As a child, I was very fortunate that my parents always took me on holidays with them. That way, long before I turned 18, I had already seen a respecatble amount of our planet: Grand Canary, Egypt, Cyprus, England, Lanzarote, Greece and many more. My habit of thoroughly planning and structuring my trips probably stems from back then because that was the way I always witnessed it. Especially when your holiday finances are concerned, good preparation is crucial as every holiday could probably be easily ruined if the money you take on the trip gets lost or stolen
Therefore, I still remember one thing quite well: My father always had a special belt which he took on holiday with him. A couple of days before our departure, he would sit down, neatly fold the bank notes he wanted to take and store them inside a belt. The money would have stayed in there until it was needed and this way it was not only safe during our whole journey but also accessible at the same time.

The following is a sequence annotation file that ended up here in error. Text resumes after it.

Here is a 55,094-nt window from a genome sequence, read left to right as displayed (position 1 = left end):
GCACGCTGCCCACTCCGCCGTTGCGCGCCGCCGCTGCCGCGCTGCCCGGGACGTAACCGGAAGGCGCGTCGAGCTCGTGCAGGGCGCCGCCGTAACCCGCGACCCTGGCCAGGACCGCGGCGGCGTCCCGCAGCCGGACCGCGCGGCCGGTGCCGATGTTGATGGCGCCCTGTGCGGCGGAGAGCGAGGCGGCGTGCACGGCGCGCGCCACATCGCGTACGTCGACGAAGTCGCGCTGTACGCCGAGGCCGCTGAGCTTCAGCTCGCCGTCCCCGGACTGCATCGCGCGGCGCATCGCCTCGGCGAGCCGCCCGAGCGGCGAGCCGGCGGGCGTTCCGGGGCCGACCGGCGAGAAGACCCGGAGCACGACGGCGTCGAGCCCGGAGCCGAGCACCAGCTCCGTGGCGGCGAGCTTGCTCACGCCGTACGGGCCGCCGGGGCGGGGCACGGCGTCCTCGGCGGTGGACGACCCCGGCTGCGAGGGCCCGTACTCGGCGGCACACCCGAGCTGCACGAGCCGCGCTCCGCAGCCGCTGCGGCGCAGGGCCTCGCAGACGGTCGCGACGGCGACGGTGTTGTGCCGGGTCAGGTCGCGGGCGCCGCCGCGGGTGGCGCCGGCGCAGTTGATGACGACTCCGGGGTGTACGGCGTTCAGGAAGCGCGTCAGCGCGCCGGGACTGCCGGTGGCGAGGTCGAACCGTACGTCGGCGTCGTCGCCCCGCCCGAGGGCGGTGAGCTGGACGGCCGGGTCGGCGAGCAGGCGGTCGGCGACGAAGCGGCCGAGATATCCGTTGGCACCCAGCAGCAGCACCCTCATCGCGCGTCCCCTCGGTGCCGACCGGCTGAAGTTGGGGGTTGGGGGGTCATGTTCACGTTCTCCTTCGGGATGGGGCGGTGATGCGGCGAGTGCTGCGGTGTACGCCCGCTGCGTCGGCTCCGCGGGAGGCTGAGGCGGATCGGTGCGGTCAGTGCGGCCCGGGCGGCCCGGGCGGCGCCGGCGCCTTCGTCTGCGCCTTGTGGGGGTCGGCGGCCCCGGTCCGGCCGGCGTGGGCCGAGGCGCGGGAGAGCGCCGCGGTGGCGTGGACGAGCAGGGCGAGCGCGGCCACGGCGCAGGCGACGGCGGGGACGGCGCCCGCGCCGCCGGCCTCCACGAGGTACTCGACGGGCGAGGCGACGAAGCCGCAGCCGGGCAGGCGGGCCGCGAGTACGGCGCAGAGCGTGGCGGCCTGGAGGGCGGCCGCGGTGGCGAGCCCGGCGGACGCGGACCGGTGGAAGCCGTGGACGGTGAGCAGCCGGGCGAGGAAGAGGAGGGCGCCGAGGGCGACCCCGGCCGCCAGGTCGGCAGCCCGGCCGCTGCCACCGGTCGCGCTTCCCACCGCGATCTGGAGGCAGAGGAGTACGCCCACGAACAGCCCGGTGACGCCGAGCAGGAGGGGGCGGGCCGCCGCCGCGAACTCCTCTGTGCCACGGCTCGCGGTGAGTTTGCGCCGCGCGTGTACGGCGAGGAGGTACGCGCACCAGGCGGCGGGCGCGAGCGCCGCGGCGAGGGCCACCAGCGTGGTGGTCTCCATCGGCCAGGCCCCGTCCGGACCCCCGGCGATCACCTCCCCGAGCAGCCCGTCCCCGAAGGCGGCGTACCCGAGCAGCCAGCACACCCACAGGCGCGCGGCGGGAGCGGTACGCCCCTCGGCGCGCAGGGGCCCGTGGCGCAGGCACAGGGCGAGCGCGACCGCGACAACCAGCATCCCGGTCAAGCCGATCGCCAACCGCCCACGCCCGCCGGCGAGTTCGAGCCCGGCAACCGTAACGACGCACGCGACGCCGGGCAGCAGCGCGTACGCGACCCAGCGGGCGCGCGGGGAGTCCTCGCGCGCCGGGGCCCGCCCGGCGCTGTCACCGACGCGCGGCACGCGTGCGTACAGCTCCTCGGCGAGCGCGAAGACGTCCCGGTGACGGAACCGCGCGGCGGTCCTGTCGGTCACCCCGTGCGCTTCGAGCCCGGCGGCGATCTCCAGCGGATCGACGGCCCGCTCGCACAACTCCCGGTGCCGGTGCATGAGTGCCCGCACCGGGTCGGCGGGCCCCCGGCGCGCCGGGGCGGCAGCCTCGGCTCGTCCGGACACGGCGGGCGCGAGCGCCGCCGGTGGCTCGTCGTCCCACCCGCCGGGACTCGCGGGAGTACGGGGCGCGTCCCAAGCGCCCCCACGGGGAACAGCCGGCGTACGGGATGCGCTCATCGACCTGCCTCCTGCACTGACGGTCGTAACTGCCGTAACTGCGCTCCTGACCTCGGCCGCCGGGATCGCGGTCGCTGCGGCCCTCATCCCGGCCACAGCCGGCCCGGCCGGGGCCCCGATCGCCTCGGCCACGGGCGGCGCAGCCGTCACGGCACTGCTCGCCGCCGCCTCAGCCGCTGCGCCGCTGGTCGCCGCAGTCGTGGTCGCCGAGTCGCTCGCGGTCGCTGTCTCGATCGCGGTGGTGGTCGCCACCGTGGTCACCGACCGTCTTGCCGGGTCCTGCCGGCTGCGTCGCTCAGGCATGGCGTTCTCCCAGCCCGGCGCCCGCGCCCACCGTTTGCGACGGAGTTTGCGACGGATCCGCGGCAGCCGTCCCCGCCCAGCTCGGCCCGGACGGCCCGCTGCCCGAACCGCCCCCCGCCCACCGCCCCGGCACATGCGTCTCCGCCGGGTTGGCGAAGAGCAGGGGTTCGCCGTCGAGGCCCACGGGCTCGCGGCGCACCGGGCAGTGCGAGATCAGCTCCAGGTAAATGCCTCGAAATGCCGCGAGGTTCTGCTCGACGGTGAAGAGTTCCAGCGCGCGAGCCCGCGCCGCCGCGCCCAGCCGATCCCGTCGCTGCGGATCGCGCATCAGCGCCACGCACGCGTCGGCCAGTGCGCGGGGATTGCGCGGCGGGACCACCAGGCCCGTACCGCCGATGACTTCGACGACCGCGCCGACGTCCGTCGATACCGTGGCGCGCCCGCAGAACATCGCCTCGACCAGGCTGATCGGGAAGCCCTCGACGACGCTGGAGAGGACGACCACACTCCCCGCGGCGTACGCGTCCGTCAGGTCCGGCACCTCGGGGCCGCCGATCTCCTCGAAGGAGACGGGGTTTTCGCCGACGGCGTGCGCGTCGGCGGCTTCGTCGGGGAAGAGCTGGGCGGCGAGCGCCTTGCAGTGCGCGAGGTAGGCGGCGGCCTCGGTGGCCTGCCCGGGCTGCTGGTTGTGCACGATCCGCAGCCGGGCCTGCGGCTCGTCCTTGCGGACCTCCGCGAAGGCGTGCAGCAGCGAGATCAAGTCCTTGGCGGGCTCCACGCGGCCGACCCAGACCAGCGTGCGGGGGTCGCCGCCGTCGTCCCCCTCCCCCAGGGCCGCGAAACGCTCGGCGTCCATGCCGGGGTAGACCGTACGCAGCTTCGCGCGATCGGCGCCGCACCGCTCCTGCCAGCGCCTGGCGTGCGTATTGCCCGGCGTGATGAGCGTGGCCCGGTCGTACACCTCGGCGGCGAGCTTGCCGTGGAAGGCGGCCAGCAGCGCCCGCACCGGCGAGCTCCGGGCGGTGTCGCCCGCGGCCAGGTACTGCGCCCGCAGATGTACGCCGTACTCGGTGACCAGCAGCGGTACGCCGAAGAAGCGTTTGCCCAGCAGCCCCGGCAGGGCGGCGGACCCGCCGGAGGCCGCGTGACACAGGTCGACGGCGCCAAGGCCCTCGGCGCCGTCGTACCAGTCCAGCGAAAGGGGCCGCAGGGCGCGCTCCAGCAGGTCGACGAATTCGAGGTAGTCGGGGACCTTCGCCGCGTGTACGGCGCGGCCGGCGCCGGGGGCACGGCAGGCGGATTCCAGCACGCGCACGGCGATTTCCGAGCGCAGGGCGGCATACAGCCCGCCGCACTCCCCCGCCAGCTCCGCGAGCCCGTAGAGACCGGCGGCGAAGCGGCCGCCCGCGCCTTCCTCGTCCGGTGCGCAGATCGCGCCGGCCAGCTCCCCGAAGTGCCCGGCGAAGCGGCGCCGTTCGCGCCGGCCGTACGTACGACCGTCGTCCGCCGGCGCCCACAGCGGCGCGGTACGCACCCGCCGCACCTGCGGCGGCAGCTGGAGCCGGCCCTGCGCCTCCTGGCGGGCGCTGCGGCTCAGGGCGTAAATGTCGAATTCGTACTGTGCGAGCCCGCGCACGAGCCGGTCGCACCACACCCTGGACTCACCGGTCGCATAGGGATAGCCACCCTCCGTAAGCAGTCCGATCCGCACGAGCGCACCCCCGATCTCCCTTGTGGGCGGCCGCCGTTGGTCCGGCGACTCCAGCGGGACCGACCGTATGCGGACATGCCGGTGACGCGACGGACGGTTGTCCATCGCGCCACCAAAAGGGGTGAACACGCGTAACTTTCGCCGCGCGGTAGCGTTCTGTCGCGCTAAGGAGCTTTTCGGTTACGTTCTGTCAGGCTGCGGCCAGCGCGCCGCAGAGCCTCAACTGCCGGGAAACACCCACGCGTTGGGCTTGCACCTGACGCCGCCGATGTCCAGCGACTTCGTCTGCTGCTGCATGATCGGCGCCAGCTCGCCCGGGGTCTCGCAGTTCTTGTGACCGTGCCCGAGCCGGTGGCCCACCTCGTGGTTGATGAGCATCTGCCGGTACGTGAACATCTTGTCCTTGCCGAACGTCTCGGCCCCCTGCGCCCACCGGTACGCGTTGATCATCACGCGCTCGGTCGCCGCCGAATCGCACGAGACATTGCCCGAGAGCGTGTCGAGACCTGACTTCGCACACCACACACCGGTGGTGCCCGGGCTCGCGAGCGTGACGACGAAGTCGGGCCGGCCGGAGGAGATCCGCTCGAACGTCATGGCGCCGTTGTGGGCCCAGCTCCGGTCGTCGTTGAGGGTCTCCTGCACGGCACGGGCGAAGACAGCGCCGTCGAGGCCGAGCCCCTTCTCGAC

So the first thing I did when I began to travel on my own was to buy my own money belt to take with me: Israel, Norway, Ireland, Australia – my money belt is always my most loyal travel companion.
My belt is by Tatonka and was quite cheap to acquire – for around 10 Euro you can get my Tatonka money belt with a plastic buckle, for around 15 Euro you can get the same belt with a metal buckle. Both belts come as “one size fits all” but are very quickly and easily fitted to your own waist circumference. To me, the metal buckle looks a bit nicer and higher quality than the alternative made from plastic, but thanks to the plastic buckle I don’t even have to take the belt off when walking through metal detectors at the airport – and after all, the safety of my money is more important to me than styling.
Using the money belt is as easy as it could be: There is a zipper on the inside of the belt behind which there is room for usually three packets of flat, folded or rolled bank notes. It’s easiest to get the often a bit stubborn bank notes into the belt by closing the zipper just a little bit, then pushing the end of the bank note stack underneath it and then closing the zipper more to repeat with the next stack. That way, you can unproblematically take the currency of your travel destination with you or safely store your own currency for the time of your trip.
So this is exactly what I’ve once again done for my current trip: Foreign currency plus a few “emergeny Euros” arranged in three equal stacks, folded as tightly as possible and stored away inside the belt. Now, when I’m wearing the money belt, nobody can see that it is more than just a regular belt – I have not come across a safer and better way to transport my money on holidays!